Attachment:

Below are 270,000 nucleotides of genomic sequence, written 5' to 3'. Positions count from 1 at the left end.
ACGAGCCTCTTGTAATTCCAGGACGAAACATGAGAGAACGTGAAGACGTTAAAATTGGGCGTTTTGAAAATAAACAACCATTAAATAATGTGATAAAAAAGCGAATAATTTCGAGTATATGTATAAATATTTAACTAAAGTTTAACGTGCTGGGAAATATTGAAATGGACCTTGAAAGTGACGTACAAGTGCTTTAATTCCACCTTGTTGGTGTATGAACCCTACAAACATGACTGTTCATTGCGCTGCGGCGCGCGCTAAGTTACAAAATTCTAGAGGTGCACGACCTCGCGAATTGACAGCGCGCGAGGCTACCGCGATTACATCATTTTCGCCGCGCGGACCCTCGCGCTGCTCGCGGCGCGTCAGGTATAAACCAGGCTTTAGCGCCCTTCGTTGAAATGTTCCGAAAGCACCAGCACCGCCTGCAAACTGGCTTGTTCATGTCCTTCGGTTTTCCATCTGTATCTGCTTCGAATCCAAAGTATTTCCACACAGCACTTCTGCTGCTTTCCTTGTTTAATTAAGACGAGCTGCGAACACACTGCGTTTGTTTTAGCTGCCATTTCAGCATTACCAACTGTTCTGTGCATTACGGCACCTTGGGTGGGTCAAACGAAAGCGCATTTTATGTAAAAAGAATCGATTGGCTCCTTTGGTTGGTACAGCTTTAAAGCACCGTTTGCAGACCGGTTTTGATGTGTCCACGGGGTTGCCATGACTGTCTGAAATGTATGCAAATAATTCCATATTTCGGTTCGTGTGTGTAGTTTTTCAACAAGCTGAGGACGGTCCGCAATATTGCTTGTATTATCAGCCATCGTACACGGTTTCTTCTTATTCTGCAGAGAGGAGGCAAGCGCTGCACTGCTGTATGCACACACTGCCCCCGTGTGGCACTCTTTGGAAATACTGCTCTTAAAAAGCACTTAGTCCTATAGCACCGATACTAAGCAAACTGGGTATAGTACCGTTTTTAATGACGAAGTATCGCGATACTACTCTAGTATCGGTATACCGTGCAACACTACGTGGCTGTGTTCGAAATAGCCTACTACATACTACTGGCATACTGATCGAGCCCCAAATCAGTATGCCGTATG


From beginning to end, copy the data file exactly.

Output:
Below are 270,000 nucleotides of genomic sequence, written 5' to 3'. Positions count from 1 at the left end.
ACGAGCCTCTTGTAATTCCAGGACGAAACATGAGAGAACGTGAAGACGTTAAAATTGGGCGTTTTGAAAATAAACAACCATTAAATAATGTGATAAAAAAGCGAATAATTTCGAGTATATGTATAAATATTTAACTAAAGTTTAACGTGCTGGGAAATATTGAAATGGACCTTGAAAGTGACGTACAAGTGCTTTAATTCCACCTTGTTGGTGTATGAACCCTACAAACATGACTGTTCATTGCGCTGCGGCGCGCGCTAAGTTACAAAATTCTAGAGGTGCACGACCTCGCGAATTGACAGCGCGCGAGGCTACCGCGATTACATCATTTTCGCCGCGCGGACCCTCGCGCTGCTCGCGGCGCGTCAGGTATAAACCAGGCTTTAGCGCCCTTCGTTGAAATGTTCCGAAAGCACCAGCACCGCCTGCAAACTGGCTTGTTCATGTCCTTCGGTTTTCCATCTGTATCTGCTTCGAATCCAAAGTATTTCCACACAGCACTTCTGCTGCTTTCCTTGTTTAATTAAGACGAGCTGCGAACACACTGCGTTTGTTTTAGCTGCCATTTCAGCATTACCAACTGTTCTGTGCATTACGGCACCTTGGGTGGGTCAAACGAAAGCGCATTTTATGTAAAAAGAATCGATTGGCTCCTTTGGTTGGTACAGCTTTAAAGCACCGTTTGCAGACCGGTTTTGATGTGTCCACGGGGTTGCCATGACTGTCTGAAATGTATGCAAATAATTCCATATTTCGGTTCGTGTGTGTAGTTTTTCAACAAGCTGAGGACGGTCCGCAATATTGCTTGTATTATCAGCCATCGTACACGGTTTCTTCTTATTCTGCAGAGAGGAGGCAAGCGCTGCACTGCTGTATGCACACACTGCCCCCGTGTGGCACTCTTTGGAAATACTGCTCTTAAAAAGCACTTAGTCCTATAGCACCGATACTAAGCAAACTGGGTATAGTACCGTTTTTAATGACGAAGTATCGCGATACTACTCTAGTATCGGTATACCGTGCAACACTACGTGGCTGTGTTCGAAATAGCCTACTACATACTACTGGCATACTGATCGAGCCCCAAATCAGTATGCCGTATG